Saturday, November 27, 2010
Stuff of Life
There are food snobs and then there are Food Snobs, the former being people who know that there is better food than McDonald's but love the occasional large-fries-with-ketchup (real ketchup) anyway, and the latter being people who think that "take out" means going to Saveurs.
Most of the grad students I run into fall into the first category. When I meet other European (by which I mean Continental--sorry, Brits don't really count) expats who come from countries like Spain, Italy, Greece, etc--countries where food is more than merely "stuff you eat", but "stuff you enjoy"--I can usually count on at least one rant about how terrible Dutch food is. This isn't entirely fair to the Netherlands--Dutch food isn't haute cuisine, this is true, and meat-potatoes-something-once-green can get rather dull. On the other hand, I would argue that it's a damn sight more palatable than deep-fried tarantulas.
One thing that even Germans rant about (and you know it's gotta be bad when the Germans go off on it) is Dutch bread. And here I have to confess that yes, the complaints are perfectly justified. Wonderbread and its ilk is fine if you want sandwiches, but it's less-fine if you want it as a complement to your meal. For that, you need Real Bread: crusty, tasty, full of nutritive goodness. Real Bread, in the Netherlands, is not a staple like milk and eggs. It's a luxe item, purchased at select bakeries, and then only at those bakeries that actually bake their own bread. (Most bakeries receive half-baked loaves made in a factory on a daily basis, so they just pop those into the oven every morning for "handmade bread")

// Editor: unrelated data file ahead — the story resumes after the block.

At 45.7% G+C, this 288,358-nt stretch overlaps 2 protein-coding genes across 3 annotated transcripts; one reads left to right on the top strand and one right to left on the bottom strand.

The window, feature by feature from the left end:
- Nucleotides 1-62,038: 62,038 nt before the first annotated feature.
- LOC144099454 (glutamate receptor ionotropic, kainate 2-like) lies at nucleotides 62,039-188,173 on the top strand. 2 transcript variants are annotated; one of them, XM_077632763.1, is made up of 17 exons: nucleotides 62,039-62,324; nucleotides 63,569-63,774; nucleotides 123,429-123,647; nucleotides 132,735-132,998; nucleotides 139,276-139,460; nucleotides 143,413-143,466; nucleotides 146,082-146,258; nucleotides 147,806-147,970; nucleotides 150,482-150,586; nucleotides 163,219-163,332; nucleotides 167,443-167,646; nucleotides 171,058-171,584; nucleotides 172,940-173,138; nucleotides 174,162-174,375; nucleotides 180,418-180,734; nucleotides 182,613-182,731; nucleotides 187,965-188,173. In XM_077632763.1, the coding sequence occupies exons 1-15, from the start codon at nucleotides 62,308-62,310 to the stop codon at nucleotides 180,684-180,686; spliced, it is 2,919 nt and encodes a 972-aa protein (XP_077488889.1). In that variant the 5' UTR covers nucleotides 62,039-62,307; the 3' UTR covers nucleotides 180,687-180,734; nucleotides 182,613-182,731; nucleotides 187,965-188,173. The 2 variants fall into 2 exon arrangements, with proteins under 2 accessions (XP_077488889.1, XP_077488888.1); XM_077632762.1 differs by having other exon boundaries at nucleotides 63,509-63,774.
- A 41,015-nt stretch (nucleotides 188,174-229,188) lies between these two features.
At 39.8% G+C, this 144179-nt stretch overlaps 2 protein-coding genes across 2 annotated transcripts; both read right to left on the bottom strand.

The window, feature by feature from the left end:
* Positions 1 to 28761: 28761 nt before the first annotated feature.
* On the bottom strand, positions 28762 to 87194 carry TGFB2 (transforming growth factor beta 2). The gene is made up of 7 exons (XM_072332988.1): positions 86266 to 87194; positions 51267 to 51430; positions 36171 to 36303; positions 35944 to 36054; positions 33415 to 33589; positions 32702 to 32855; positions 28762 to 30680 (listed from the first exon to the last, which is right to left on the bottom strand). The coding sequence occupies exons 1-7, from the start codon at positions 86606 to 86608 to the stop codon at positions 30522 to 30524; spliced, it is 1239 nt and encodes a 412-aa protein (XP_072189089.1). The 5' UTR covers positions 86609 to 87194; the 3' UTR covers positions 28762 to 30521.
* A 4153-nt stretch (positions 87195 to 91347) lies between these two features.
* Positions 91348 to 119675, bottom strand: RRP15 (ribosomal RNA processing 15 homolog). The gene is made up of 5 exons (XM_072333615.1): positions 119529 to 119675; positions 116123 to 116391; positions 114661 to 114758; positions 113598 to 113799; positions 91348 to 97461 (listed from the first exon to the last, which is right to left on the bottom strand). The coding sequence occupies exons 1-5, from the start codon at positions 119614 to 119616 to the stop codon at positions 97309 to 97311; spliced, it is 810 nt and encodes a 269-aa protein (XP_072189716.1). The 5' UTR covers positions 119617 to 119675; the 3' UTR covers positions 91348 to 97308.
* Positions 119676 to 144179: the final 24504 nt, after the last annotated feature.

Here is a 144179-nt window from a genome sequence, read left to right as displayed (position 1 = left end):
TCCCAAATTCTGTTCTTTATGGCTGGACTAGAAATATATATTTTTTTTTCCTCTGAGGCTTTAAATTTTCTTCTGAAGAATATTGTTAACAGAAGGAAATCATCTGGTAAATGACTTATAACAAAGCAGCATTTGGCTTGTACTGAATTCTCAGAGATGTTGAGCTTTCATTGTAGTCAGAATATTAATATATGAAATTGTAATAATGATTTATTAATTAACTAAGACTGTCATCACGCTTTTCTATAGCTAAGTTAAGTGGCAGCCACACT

The reason for this, according to my boyfriend, is that after the Second World War--seriously, Dutch history ends and begins within these four years--the combination of bombings, hungry armies, pestilence, and whatever-else had pretty much wiped out the farms. For the first few years after World War II, the Dutch relied on airdrops for things like canned stews (my boyfriend's dad still remembers eating that stuff) and fluffy white bread. Once things started picking up, food-wise, the fluffy white stuff stuck around.
In Nijmegen, we are fortunate enough to have The Windmill. The Windmill is no longer wind-operated, but it still mills stuff. It now houses a pet store in the front, and a baker's paradise in the back: flours of all types and grinds can be gotten here. You can even find spelt flour, although if you want oatmeal you still have to find a Turkish store. It's where I buy the flour to make the bread in the picture, in all its splendid and aromatic glory. I'm not exaggerating: the rosemary, salt, and olive oil flavors combine to make it nothing short of heavenly.
Sometimes I do find myself wondering whether this is worth the cost of the flour and the effort to get it: a 1-kg bag costs something like 8X as much as your average bag of white flour at the supermarket, and it's a good 40-minute walk each way, now that I no longer have a bike in Nijmegen. It's not something that a zuinige huisvrouw would do. But then again, it's not something that a pennypincher would appreciate, anyway.